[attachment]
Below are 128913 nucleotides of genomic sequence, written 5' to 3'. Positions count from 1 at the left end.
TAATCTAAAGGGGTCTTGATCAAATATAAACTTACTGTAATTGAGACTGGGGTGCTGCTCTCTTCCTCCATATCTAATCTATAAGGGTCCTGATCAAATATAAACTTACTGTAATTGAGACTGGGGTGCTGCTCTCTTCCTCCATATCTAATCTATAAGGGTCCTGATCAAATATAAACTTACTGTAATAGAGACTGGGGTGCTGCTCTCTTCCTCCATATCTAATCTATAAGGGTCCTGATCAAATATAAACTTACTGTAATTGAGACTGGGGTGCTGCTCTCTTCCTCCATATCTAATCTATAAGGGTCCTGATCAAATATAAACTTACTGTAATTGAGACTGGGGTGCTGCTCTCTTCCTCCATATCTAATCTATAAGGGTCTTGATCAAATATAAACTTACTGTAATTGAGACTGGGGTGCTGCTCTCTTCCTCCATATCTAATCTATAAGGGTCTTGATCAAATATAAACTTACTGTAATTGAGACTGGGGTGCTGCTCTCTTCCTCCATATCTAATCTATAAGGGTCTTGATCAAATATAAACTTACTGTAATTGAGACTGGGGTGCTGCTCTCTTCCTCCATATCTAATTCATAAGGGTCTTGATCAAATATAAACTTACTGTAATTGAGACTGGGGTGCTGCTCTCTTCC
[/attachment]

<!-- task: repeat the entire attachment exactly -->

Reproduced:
Below are 128913 nucleotides of genomic sequence, written 5' to 3'. Positions count from 1 at the left end.
TAATCTAAAGGGGTCTTGATCAAATATAAACTTACTGTAATTGAGACTGGGGTGCTGCTCTCTTCCTCCATATCTAATCTATAAGGGTCCTGATCAAATATAAACTTACTGTAATTGAGACTGGGGTGCTGCTCTCTTCCTCCATATCTAATCTATAAGGGTCCTGATCAAATATAAACTTACTGTAATAGAGACTGGGGTGCTGCTCTCTTCCTCCATATCTAATCTATAAGGGTCCTGATCAAATATAAACTTACTGTAATTGAGACTGGGGTGCTGCTCTCTTCCTCCATATCTAATCTATAAGGGTCCTGATCAAATATAAACTTACTGTAATTGAGACTGGGGTGCTGCTCTCTTCCTCCATATCTAATCTATAAGGGTCTTGATCAAATATAAACTTACTGTAATTGAGACTGGGGTGCTGCTCTCTTCCTCCATATCTAATCTATAAGGGTCTTGATCAAATATAAACTTACTGTAATTGAGACTGGGGTGCTGCTCTCTTCCTCCATATCTAATCTATAAGGGTCTTGATCAAATATAAACTTACTGTAATTGAGACTGGGGTGCTGCTCTCTTCCTCCATATCTAATTCATAAGGGTCTTGATCAAATATAAACTTACTGTAATTGAGACTGGGGTGCTGCTCTCTTCC